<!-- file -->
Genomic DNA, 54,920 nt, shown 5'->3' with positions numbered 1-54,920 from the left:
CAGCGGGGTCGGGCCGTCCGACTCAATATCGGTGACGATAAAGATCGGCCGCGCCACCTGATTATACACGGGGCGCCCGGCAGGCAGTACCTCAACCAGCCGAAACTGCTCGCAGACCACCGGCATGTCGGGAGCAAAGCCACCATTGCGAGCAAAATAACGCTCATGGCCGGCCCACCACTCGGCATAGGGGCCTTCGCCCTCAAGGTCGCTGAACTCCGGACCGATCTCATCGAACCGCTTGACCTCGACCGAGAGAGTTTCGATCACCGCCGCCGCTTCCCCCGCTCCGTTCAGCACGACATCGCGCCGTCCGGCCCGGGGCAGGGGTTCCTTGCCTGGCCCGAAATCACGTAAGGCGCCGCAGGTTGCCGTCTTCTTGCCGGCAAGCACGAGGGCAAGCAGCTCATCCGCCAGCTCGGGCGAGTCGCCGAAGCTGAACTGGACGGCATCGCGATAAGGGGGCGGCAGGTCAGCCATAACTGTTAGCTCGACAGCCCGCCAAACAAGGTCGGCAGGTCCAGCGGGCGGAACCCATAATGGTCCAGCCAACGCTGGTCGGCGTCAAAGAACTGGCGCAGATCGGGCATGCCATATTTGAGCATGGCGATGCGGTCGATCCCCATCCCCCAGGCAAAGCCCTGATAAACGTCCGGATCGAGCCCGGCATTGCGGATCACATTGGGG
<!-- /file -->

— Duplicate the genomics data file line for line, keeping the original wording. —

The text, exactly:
Genomic DNA, 54,920 nt, shown 5'->3' with positions numbered 1-54,920 from the left:
CAGCGGGGTCGGGCCGTCCGACTCAATATCGGTGACGATAAAGATCGGCCGCGCCACCTGATTATACACGGGGCGCCCGGCAGGCAGTACCTCAACCAGCCGAAACTGCTCGCAGACCACCGGCATGTCGGGAGCAAAGCCACCATTGCGAGCAAAATAACGCTCATGGCCGGCCCACCACTCGGCATAGGGGCCTTCGCCCTCAAGGTCGCTGAACTCCGGACCGATCTCATCGAACCGCTTGACCTCGACCGAGAGAGTTTCGATCACCGCCGCCGCTTCCCCCGCTCCGTTCAGCACGACATCGCGCCGTCCGGCCCGGGGCAGGGGTTCCTTGCCTGGCCCGAAATCACGTAAGGCGCCGCAGGTTGCCGTCTTCTTGCCGGCAAGCACGAGGGCAAGCAGCTCATCCGCCAGCTCGGGCGAGTCGCCGAAGCTGAACTGGACGGCATCGCGATAAGGGGGCGGCAGGTCAGCCATAACTGTTAGCTCGACAGCCCGCCAAACAAGGTCGGCAGGTCCAGCGGGCGGAACCCATAATGGTCCAGCCAACGCTGGTCGGCGTCAAAGAACTGGCGCAGATCGGGCATGCCATATTTGAGCATGGCGATGCGGTCGATCCCCATCCCCCAGGCAAAGCCCTGATAAACGTCCGGATCGAGCCCGGCATTGCGGATCACATTGGGG